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README.md

vbvs.concurrent: Fitting Methods for the Functional Linear Concurrent Model

codecov.io status

Author: Jeff Goldsmith

License: GPL-3

Version: 0.1


Functional data analysis is concerned with understanding measurements made over time, space, frequencies, and other domains for multiple subjects. Given the ubiquity of wearable devices, it is common to obtain several data streams monitoring blood pressure, physical activity, heart rate, location, and other quantities on study participants in parallel. Each of these data streams can be thought of as functional data, and the functional linear concurrent model is useful for relating predictor data to an outcome.

This package implements two statistical methods (with and without variable selection) for estimating the parameters in the functional linear concurrent model; these methods are described in detail here. Additional functions to create predictions based on parameter estimates, to extract model coefficients, and to choose tuning parameters via cross validation are included. Interactive visualizations are supported through the refund.shiny package.

Installation


You can install the latest version directly from GitHub with devtools:

install.packages("devtools")
devtools::install_github("jeff-goldsmith/vbvs.concurrent")

Interactive plotting is implemented through refund.shiny, which can be installed from CRAN or GitHub.

Example of use


The code below simulates a dataset under the functional linear concurrent model. For each of 50 subjects, observations of two predictor functions and a response function are observed over times between 0 and 1. The predictors and the coefficients that relate them to the response vary over time.

library(tidyverse)

## set design elements
set.seed(1)
I = 50
p = 2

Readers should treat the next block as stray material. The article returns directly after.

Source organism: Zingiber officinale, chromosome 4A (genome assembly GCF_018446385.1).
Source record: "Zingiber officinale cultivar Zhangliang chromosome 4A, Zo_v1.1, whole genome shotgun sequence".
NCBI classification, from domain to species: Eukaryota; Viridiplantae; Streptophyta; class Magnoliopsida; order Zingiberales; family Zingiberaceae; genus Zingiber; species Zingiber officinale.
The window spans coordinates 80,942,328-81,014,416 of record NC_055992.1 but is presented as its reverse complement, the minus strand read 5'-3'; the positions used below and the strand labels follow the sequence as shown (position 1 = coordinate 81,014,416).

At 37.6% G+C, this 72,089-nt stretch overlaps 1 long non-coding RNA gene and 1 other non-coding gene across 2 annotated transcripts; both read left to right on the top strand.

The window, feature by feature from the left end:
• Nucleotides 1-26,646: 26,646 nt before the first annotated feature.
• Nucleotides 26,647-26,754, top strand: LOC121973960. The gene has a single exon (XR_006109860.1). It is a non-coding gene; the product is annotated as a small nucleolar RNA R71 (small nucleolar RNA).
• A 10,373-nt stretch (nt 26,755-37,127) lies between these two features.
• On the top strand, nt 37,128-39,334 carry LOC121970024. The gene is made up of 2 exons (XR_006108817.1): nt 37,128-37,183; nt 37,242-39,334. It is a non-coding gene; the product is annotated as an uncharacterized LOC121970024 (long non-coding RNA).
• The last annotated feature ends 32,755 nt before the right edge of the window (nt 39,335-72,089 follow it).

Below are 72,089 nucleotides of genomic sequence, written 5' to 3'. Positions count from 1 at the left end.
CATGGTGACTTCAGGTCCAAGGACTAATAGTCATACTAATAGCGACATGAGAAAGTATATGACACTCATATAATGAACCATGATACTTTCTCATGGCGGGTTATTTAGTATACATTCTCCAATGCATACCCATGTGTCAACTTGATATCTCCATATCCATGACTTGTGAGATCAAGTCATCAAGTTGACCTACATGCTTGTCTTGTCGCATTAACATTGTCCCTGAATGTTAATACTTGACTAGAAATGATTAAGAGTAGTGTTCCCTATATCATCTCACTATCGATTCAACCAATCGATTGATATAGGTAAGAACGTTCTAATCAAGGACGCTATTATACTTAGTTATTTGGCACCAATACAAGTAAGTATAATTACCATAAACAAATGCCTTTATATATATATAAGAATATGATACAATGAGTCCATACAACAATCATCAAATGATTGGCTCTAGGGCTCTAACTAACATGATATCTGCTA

## coefficient functions
beta1 = function(t) { 1 }
beta2 = function(t) { cos(2*t*pi) }

## generate subjects and observation times
concurrent.data = 
  data.frame(
    subj = rep(1:I, each = 20)
  ) %>%
  mutate(time = runif(dim(.)[1])) %>%
  arrange(subj, time) %>%
  group_by(subj) %>%
    mutate(Cov_1 = runif(1, .5, 1.5) * sin(2 * pi * time),
           Cov_2 = runif(1, 0, 1) + runif(1, -.5, 2) * time,
           Y = Cov_1 * beta1(time) + 
               Cov_2 * beta2(time) +
               rnorm(20, 0, .5)) %>%
  ungroup()

The plot below shows the predictors and the response, highlighting four subjects.

To fit the functional linear concurrent model, we can use vb_concurrent. Alternatively, we can use vbvs_concurrent which is similar but adds variable selection to the estimation approach.

library(vbvs.concurrent)

fit_vb = vb_concurrent(Y ~ Cov_1 + Cov_2 | time, id.var = "subj", data = concurrent.data, 
                       t.min = 0, t.max = 1, standardized = TRUE)
#> Constructing Xstar; doing data organization 
#> Beginning Algorithm 
#> ..........
fit_vbvs = vbvs_concurrent(Y ~ Cov_1 + Cov_2 | time, id.var = "subj", data = concurrent.data, 
                           t.min = 0, t.max = 1, standardized = TRUE)
#> Constructing Xstar; doing data organization 
#> Beginning Algorithm 
#> ..........

The plot below shows true coefficients and estimates without using variable selection.

Interactive graphics show observed data, coefficient functions, and residual curves. The code below will produce such a graphic.

library(refund.shiny)

plot_shiny(fit_vb)
plot_shiny(fit_vbvs)

Contributions


If you find small bugs, larger issues, or have suggestions, please file them using the issue tracker or email the maintainer at jeff.goldsmith@columbia.edu. Contributions (via pull requests or otherwise) are welcome.